PROVIDENCE — Senator Cynthia Mendes, a lieutenant governor candidate, and gubernatorial candidate Matt Brown ended a 16-day encampment outside the State House on Thursday, hours after Governor Daniel J. McKee announced a $4 million plan to provide 150 additional shelter beds.
The two progressive candidates hailed McKee’s announcement as “an important victory for this movement” and credited their “sleep out” for pressuring the Governor into addressing the homelessness crisis.
“Today, our sleep out comes to an end,” Mendes said during a news conference on the State House plaza. “But I want to be very clear about something: No one should have had to do this in the first place.”
McKee, Senate President Dominick J. Ruggerio, and House Speaker K. Joseph Shekarchi “always had the tools and resources to solve the crisis of houselessness in the state,” Mendes said. Advocates presented state officials with a plan to address homelessness months ago, and the state had access to $1.1 billion in federal American Rescue Plan Act money, plus a $600 million projected state budget surplus, she said.
“And still they failed to act,” Mendes said. “Finally, once our protest became a political problem for them, Governor McKee decided to pay attention to hundreds of Rhode Islanders freezing outside in the streets.”
She said that in the 16 days since they first pitched tents outside the State House, the state allocated $4 million to expand shelters, and the City of Providence allocated nearly $500,000 to address homelessness. Also, she noted McKee’s announcement Thursday came three days after 100 people joined her, Brown, and others in sleeping outside the State House.
“It is an important victory for this movement that Governor McKee has finally been pressured into acting,” she said in a news release.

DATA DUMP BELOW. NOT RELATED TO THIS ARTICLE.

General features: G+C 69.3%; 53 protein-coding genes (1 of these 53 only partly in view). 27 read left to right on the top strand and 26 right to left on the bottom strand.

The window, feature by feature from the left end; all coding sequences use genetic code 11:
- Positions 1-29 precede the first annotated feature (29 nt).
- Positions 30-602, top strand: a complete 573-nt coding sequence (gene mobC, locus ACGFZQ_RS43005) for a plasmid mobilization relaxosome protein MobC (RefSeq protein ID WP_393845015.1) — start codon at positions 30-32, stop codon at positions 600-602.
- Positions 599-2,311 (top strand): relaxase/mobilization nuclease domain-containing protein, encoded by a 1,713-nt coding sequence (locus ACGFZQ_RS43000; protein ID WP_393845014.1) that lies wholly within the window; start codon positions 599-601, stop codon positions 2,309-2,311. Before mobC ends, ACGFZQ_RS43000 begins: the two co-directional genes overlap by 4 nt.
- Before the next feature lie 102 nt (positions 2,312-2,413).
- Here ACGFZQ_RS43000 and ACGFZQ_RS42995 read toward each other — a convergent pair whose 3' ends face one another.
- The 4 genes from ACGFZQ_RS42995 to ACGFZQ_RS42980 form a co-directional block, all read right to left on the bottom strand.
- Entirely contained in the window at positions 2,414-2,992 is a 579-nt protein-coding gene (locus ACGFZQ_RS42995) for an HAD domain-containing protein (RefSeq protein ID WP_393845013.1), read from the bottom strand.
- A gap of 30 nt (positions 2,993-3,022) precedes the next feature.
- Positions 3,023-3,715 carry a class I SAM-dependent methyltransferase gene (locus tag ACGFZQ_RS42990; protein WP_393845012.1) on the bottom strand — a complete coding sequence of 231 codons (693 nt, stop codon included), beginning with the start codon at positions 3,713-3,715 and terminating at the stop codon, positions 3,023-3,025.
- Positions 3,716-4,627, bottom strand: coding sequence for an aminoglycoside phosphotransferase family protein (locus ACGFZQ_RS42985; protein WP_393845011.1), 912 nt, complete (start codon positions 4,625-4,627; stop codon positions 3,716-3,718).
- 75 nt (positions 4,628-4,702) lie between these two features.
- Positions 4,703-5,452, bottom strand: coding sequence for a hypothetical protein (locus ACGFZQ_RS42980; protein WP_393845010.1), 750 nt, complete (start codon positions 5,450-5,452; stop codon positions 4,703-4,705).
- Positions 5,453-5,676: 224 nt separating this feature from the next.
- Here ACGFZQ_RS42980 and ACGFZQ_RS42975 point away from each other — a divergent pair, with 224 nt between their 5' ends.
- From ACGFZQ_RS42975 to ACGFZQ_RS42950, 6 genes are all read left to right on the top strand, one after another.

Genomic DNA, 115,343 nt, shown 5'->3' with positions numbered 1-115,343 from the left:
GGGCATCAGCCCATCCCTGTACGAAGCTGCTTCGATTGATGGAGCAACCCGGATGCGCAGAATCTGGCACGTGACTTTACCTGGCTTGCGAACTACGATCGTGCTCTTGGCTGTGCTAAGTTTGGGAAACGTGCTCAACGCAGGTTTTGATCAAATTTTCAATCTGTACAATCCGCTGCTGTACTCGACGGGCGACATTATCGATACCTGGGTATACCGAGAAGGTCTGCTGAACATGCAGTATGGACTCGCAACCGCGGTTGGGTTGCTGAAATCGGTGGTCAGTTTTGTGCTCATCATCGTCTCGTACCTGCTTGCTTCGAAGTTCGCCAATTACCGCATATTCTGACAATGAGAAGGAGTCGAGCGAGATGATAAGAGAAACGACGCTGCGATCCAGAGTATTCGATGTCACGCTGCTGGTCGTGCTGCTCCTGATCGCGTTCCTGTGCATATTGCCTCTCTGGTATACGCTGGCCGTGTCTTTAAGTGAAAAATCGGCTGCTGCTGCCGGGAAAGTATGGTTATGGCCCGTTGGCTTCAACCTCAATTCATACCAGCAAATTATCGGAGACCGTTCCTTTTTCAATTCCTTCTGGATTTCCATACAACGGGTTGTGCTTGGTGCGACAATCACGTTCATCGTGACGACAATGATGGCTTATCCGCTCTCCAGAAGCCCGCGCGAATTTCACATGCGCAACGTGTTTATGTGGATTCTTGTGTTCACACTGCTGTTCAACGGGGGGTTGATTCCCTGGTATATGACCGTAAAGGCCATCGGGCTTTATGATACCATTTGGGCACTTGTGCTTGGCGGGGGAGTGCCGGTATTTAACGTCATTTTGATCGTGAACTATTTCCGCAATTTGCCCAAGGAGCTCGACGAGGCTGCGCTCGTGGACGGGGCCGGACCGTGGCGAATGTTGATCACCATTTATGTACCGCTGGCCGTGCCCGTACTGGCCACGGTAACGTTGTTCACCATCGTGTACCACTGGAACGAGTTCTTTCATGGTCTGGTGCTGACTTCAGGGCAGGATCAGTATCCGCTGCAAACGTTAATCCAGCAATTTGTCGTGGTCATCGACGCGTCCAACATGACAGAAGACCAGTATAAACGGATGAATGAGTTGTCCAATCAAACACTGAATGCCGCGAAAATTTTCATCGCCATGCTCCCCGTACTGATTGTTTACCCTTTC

“It was nine months that the advocates were begging and pleading and pushing for action and got nothing,” Brown said during his press conference Thursday afternoon. It was “infuriating,” he said, because “if they could do that in 16 days now, they could have done it 10 months ago or six months ago.”
“The reason they are doing this now after 16 days is because the only thing they care about they felt was in jeopardy – which is their political power,” he said. “They felt that Rhode Islanders were coming out in droves, rejecting their policy that some people sleep outside, and they might lose elections in a few months.”
Mendes, an East Providence Democrat, said she plans to introduce legislation “for Rhode Island to join Massachusetts as a ‘right to shelter’ state,” and she will push for an immediate eviction moratorium. The shelter beds have not solved the systemic issues that lead to homelessness, she said, calling for more affordable housing, a “living wage,” and “universal health care.”
When asked about Mendes and Brown’s encampment during a press conference earlier in the day, protest at a morning press conference, McKee, a Cumberland Democrat, said, “We are listening to anybody who wants to talk about the issue. But I think it’s a little presumptive to think that any one group got us here today.”
Lieutenant Governor Sabina Matos, a Providence Democrat, said she has made affordable and accessible housing a top priority, and she said the McKee/Matos administration has been “working really hard every day to provide safe housing for those who are in need” in Rhode Island.
“This cannot be done with just a press conference,” Matos said. “It takes work – hard work.”